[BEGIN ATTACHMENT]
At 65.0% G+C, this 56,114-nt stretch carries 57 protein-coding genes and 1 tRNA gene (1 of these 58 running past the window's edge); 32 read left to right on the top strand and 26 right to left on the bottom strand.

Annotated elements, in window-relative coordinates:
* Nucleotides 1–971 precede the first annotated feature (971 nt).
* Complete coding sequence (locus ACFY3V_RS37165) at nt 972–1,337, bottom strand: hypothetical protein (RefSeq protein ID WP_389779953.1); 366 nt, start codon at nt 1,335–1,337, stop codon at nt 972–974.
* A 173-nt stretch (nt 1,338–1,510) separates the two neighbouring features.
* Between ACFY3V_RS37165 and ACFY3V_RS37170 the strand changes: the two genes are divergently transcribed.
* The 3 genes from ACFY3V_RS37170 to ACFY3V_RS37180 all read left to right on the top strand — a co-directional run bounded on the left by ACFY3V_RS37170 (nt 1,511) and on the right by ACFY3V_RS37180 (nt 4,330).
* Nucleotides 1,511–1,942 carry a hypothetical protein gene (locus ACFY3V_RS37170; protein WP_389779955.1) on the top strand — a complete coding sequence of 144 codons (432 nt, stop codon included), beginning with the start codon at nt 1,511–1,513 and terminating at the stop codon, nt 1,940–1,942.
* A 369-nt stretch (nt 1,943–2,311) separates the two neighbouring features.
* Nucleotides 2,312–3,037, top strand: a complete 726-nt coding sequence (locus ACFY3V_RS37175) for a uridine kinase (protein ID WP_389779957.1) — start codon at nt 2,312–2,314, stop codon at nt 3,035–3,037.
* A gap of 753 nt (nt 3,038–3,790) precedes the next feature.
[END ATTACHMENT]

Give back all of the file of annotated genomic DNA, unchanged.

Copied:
At 65.0% G+C, this 56,114-nt stretch carries 57 protein-coding genes and 1 tRNA gene (1 of these 58 running past the window's edge); 32 read left to right on the top strand and 26 right to left on the bottom strand.

Annotated elements, in window-relative coordinates:
* Nucleotides 1–971 precede the first annotated feature (971 nt).
* Complete coding sequence (locus ACFY3V_RS37165) at nt 972–1,337, bottom strand: hypothetical protein (RefSeq protein ID WP_389779953.1); 366 nt, start codon at nt 1,335–1,337, stop codon at nt 972–974.
* A 173-nt stretch (nt 1,338–1,510) separates the two neighbouring features.
* Between ACFY3V_RS37165 and ACFY3V_RS37170 the strand changes: the two genes are divergently transcribed.
* The 3 genes from ACFY3V_RS37170 to ACFY3V_RS37180 all read left to right on the top strand — a co-directional run bounded on the left by ACFY3V_RS37170 (nt 1,511) and on the right by ACFY3V_RS37180 (nt 4,330).
* Nucleotides 1,511–1,942 carry a hypothetical protein gene (locus ACFY3V_RS37170; protein WP_389779955.1) on the top strand — a complete coding sequence of 144 codons (432 nt, stop codon included), beginning with the start codon at nt 1,511–1,513 and terminating at the stop codon, nt 1,940–1,942.
* A 369-nt stretch (nt 1,943–2,311) separates the two neighbouring features.
* Nucleotides 2,312–3,037, top strand: a complete 726-nt coding sequence (locus ACFY3V_RS37175) for a uridine kinase (protein ID WP_389779957.1) — start codon at nt 2,312–2,314, stop codon at nt 3,035–3,037.
* A gap of 753 nt (nt 3,038–3,790) precedes the next feature.